The Hungry Lawyer: From Stockholm to Hong Kong, Björn Frantzén’s The Flying Elk

Interiors of The Flying Elk, Hong Kong. Photo: The Flying Elk.
Interiors of The Flying Elk, Hong Kong. Photo: The Flying Elk.

Pigs don’t fly, and neither do elk. Those little facts of nature haven’t stopped Björn Frantzén from bringing his casual restaurant The Flying Elk to Hong Kong from Stockholm, though — and after the success of Frantzen’s Kitchen, his more formal Scandinavian-inspired eatery in Sheung Wan, it’s easy to see why he decided to launch this second project in the city.

In partnership with Hong Kong’s Maximal Concepts restaurant group, the Flying Elk opened in June at a space in Central formerly occupied by Fish / Meat, just above the home of the “speakeasy” bar Stockton. The Flying Elk is essentially the Swedish equivalent of a gastropub, bistro, or izakaya, dressed up in a Nordic cabin-inspired design.

Dining tables in The Flying Elk, Hong Kong.
Dining tables in The Flying Elk, Hong Kong. Photo: The Flying Elk

I had the chance to visit the original Flying Elk in Stockholm’s old city neighborhood of Gamla Stan last month, just prior to dining at the new location in Hong Kong. To my pleasant surprise, the casual atmosphere at our outpost here is not so different from the low-key mood of the Stockholm original. The menu is also similar, though unlike in Stockholm, the Hong Kong branch doesn’t offer a fixed price course menu.

The only option is to make your own selection from among the snacks and dishes on the menu. The snack items are quite small and the dishes are generally medium-sized, meaning that a party of two probably needs at least a couple of snacks, three to five dishes, and/or a dessert or two to feel satisfied. In my two visits to the Flying Elk in Hong Kong, I have gotten to sample a fair number of the menu items — many are quite good, but there are a few misses.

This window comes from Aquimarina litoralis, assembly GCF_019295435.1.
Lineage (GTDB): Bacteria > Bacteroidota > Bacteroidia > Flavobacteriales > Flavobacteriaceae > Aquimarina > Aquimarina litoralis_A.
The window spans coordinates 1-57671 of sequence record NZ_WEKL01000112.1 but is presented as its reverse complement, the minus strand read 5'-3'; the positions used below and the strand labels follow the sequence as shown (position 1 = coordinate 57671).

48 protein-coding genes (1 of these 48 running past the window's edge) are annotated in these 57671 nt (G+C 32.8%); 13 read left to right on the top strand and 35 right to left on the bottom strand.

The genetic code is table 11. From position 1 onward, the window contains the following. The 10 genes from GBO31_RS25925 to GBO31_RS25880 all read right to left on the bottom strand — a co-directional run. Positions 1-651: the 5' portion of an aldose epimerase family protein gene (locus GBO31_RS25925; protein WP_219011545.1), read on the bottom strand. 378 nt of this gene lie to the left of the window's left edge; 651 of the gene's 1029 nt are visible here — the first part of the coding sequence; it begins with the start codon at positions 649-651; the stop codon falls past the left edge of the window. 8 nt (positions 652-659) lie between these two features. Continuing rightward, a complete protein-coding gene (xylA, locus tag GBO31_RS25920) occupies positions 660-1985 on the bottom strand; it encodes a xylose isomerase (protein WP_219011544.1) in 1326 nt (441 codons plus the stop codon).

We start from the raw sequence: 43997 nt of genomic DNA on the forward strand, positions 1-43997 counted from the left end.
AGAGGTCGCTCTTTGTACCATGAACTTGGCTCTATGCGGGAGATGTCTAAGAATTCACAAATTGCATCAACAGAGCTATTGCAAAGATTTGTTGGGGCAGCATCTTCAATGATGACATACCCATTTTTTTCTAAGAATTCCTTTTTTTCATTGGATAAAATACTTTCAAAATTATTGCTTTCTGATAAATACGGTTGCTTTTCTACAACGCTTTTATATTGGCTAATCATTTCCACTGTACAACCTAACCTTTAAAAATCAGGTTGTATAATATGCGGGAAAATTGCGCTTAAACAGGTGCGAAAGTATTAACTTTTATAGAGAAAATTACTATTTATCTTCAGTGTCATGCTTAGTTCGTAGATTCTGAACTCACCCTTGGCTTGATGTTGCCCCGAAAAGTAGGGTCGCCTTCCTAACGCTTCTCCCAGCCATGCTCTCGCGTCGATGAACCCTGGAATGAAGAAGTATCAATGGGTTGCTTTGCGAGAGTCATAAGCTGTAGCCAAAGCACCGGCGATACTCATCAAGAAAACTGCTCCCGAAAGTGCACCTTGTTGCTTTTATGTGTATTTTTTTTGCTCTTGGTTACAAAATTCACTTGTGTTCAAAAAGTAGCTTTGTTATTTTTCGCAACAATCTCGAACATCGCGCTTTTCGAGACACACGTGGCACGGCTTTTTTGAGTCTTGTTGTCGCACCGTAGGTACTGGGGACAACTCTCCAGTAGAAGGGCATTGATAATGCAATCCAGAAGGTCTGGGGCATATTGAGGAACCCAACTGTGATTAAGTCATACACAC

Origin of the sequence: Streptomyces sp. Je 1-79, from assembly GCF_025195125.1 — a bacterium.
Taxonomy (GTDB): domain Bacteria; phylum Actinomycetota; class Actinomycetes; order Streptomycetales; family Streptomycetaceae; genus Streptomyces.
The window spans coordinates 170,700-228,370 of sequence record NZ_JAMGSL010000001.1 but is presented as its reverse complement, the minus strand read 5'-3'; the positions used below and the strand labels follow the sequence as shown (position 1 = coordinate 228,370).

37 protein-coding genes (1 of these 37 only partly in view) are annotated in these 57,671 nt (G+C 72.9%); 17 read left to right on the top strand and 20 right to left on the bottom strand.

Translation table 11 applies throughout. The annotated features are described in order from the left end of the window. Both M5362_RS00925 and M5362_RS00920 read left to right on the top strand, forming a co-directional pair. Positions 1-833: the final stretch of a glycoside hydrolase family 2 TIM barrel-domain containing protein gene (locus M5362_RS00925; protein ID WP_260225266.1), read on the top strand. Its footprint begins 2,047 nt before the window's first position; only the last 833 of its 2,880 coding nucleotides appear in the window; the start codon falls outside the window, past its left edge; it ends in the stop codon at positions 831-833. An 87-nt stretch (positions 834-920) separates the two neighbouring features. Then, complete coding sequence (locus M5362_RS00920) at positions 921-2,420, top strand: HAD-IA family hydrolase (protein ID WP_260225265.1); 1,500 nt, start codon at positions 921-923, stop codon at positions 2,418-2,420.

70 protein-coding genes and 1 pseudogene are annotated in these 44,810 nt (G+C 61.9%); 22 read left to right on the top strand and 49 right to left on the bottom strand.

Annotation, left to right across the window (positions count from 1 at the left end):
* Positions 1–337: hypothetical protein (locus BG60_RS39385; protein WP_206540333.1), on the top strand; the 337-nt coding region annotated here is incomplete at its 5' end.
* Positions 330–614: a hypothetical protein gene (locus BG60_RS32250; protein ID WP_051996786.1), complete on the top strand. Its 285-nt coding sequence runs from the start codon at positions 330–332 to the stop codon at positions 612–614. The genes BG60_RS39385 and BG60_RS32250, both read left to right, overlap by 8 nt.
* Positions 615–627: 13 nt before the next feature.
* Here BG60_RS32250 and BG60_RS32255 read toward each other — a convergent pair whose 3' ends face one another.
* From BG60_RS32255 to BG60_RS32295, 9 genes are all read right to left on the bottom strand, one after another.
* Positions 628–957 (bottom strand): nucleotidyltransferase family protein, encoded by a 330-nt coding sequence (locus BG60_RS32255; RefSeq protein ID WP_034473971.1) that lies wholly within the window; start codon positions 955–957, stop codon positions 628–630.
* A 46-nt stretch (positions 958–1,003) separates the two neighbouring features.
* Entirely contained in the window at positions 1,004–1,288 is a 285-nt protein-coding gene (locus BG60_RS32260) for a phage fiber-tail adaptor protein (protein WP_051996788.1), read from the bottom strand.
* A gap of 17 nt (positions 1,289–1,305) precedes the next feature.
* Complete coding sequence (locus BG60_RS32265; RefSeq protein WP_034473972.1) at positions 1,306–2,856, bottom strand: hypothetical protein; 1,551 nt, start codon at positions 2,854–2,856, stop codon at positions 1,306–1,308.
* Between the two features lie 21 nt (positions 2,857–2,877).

The gougères, HKD$40. Photo: Marc Rubinstein

There are five items on the snack menu, three of which I have tried: The gougères (HKD$40), the croquettes (HKD$55) and the deep fried pigs ears (HKD$40). The gougères, a highlight of my meal in Stockholm, is also a must-order at the Hong Kong location. These delicious little puff pastries are stuffed with a heady concoction of a decadent Swedish cheddar cheese, and flavored with fennel seeds and a touch of chestnut honey. The rich, spiced melted cheese bursts through the pastry in your mouth, and makes for a really satisfying first course.

The croquettes are also excellent. Balls of tender short rib are seasoned with thyme and a smoked chili emulsion, fried and served hot in a silver bowl. These have a delicious, meaty flavor, yet are not overly dense or heavy; another win.

The deep fried pigs ears were; however, a disappointment. Pigs ears may sound like a strange food to the unfamiliar, but it’s a beloved ingredient within many cuisines in this region — whether served diced and sizzling in Filipino sisig or sliced thinly and tossed in garlic and Sichuan chili oil in China, the ears have a notably pleasant chewy texture and a light, porky flavor.

The pigs ears at the Flying Elk, however, are deep fried in a thick batter — so thick that the batter overwhelmed the thin strips of ear cartilage which were rendered barely noticeable here. The accompanying gribiche sauce, a mayonnaise like sauce of hard-boiled egg yolks emulsified with oil and mustard, plus seasoned with lime and chervil, further served to mask the taste and texture of the pigs ears buried beneath that oily batter.

Roasted scallops with truffle and scrambled eggs.
Roasted scallops with truffle and scrambled eggs, HKD$190. Photo: Marc Rubinstein

The list of mains includes 13 items in total — to date, I’ve tried about half of them. The signature roasted scallop (HKD$190) is served on a bed of scrambled eggs, topped with a mound of crispy potato strings and generously flavored with truffle, hazelnut butter, and smoked soy. If anything, the version in Hong Kong was better than the one I recall having in Stockholm. The scallop was cooked to a perfectly tender state and the truffle was intense and aromatic.